Jonny Cooper, David Williams and I had a session at Webb’s Wood on the Wednesday before Christmas. It wasn’t as large a catch as we had hoped for, which was bit strange, given that the feeding station had been set up for a couple of weeks, and was being emptied regularly by the local birdlife. They certainly didn’t turn up in the expected numbers that morning. Unfortunately, it was dank and misty with no wind – so the mist never dissipated and the birds just didn’t start moving around.
This wasn’t a particularly bad situation: David is a fairly new trainee and has just spent 12 weeks away on his first term at university. Unfortunately, we have so far failed to find a trainer near to his university who he can work with during term time. With a small catch it meant that there was plenty of time for David to re-establish his skills at extracting and processing the birds, which he did very impressively.
The catch was: Nuthatch 2; Blue Tit 6(7); Great Tit (4); Marsh Tit (1); Coal Tit 5(3); Robin (2); Goldcrest 1(1); Chaffinch 4; Bullfinch 1. Totals: 19 birds ringed from six species, 18 birds retrapped from six species, making 37 birds processed from nine species. This really doesn’t reflect the diversity of this wood. It usually improves afer the New Year with the arrival of Redpoll and Siskin during January and February.
Because of the high winds and snow on Wednesday, I had to put the session at Red Lodge back to Thursday. Thursday was a super day for ringing: no wind, dry and not a lot of sunshine. David and Jonny joined me for this session also. With the weather being cold, hovering around zero, we didn’t want birds in the net for any length of time, and so I chose to set just two net rides: 2 x 18m, in a straight line between the seed and peanut feeders and 1x 18m and 1 x 12m in a dog-leg around the bird table. We certainly weren’t short of birds.
The list for the day was: Great Spotted Woodpecker 2(1); Nuthatch 2; Blue Tit 18(14); Great Tit 4(14); Coal Tit 4(6); Marsh Tit 1(2); Wren 1(1); Dunnock 2; Robin 1(3); Blackbird (1); Chaffinch 5; Bullfinch 2. Totals: 42 birds ringed from 11 species, 42 birds retrapped from eight species, making 84 birds processed from 12 species.
This is turning into a record year for Great Spotted Woodpecker, Nuthatch and Marsh Tit in the Braydon Forest, and I am looking forward to doing a comprehensive analysis of what has happened in the Forest this year.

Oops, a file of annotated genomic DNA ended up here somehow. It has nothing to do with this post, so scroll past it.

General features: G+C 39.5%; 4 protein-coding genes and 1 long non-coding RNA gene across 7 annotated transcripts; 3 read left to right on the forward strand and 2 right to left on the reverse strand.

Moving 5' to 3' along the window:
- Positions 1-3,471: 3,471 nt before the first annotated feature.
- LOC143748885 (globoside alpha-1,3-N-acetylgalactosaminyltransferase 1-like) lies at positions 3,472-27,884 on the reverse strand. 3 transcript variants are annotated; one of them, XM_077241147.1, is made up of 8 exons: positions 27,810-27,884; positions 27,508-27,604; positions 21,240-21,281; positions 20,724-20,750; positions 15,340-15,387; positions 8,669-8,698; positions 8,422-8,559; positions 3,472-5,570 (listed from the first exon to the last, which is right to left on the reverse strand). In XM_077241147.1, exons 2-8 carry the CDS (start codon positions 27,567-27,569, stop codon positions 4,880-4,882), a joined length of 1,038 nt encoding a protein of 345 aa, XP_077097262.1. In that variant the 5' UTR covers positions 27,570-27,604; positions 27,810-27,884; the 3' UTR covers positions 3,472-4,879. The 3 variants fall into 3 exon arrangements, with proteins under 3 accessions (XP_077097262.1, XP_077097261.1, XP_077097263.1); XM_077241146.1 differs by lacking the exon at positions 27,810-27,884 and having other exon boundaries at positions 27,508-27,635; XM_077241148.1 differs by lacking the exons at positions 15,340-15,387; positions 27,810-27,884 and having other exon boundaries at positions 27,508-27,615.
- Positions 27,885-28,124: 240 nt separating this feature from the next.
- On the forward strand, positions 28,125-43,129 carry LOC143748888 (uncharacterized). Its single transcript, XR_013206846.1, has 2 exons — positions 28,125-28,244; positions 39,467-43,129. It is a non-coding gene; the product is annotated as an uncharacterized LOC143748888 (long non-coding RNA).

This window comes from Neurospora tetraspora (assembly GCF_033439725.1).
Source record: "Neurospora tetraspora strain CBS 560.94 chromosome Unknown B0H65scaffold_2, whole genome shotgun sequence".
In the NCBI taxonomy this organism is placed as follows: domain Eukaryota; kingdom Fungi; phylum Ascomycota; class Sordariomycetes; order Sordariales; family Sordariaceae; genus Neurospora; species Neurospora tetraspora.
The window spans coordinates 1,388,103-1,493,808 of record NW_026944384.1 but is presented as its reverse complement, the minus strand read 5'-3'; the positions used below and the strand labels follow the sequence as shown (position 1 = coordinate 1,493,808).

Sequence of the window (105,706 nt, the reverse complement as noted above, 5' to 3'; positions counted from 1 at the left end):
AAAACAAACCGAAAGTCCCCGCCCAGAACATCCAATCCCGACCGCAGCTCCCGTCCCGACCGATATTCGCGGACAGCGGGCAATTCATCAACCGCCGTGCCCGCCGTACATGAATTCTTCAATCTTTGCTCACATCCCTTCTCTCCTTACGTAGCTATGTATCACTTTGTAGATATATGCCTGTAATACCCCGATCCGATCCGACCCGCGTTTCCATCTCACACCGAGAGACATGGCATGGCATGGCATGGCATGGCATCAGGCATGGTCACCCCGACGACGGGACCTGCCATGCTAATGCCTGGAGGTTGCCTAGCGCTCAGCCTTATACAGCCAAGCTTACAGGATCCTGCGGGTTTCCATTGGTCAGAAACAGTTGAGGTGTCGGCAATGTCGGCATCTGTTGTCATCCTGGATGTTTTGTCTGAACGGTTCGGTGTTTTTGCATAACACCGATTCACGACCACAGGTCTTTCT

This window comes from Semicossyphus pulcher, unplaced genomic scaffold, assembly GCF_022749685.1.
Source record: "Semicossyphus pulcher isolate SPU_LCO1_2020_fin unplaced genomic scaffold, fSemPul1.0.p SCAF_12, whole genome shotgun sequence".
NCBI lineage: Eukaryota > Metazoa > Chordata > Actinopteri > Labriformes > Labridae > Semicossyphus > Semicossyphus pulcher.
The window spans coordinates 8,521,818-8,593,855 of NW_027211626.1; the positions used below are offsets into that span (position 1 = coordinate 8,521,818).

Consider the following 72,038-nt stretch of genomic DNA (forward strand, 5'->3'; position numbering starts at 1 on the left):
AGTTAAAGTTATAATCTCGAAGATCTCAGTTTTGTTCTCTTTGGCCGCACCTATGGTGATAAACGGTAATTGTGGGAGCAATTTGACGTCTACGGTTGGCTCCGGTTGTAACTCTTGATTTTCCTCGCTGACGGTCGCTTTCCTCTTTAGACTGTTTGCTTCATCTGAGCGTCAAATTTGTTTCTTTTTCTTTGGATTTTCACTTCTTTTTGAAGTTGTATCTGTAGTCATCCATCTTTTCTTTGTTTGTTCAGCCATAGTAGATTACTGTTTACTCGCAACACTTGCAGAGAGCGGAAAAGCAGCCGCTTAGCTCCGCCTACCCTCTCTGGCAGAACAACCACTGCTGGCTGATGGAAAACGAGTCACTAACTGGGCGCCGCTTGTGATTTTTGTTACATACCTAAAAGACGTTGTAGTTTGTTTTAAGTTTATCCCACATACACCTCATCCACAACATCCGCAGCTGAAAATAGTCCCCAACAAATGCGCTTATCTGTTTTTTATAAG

One of the benefits of ringing consistently at the same places is that, over time, it builds a picture of how changes affect the woodland. As you might have noticed from these reports: we are getting between 40% to 60% of our catch as retrapped individuals. This is where the science comes from and helps inform the conservation strategies of the landowners.
Regarding changes to habitat and its impact on particular species, Red Lodge has been very poor for Chaffinch since I started ringing there. In 2013 we ringed just one, in 2014 two, in 2015 the Forestry Commission started a thinning of the beechwood. That year we caught no Chaffinch at all in the wood. We didn’t get to do a lot of ringing there during 2015, because of the disturbance from the thinning. In 2016 we ringed four and this year we have ringed eight. Hopefully this growth trend will continue in coming years. We will be there to monitor it.
Another benefit is that you build up a picture of how individual birds fare and population changes overall. By concentrating on local areas, like the Braydon Forest, ringing and retrapping builds up a picture of what is happening, which birds move around the local area and which are increasing or decreasing, enabling the landowners to make decisions about how they manage their holdings.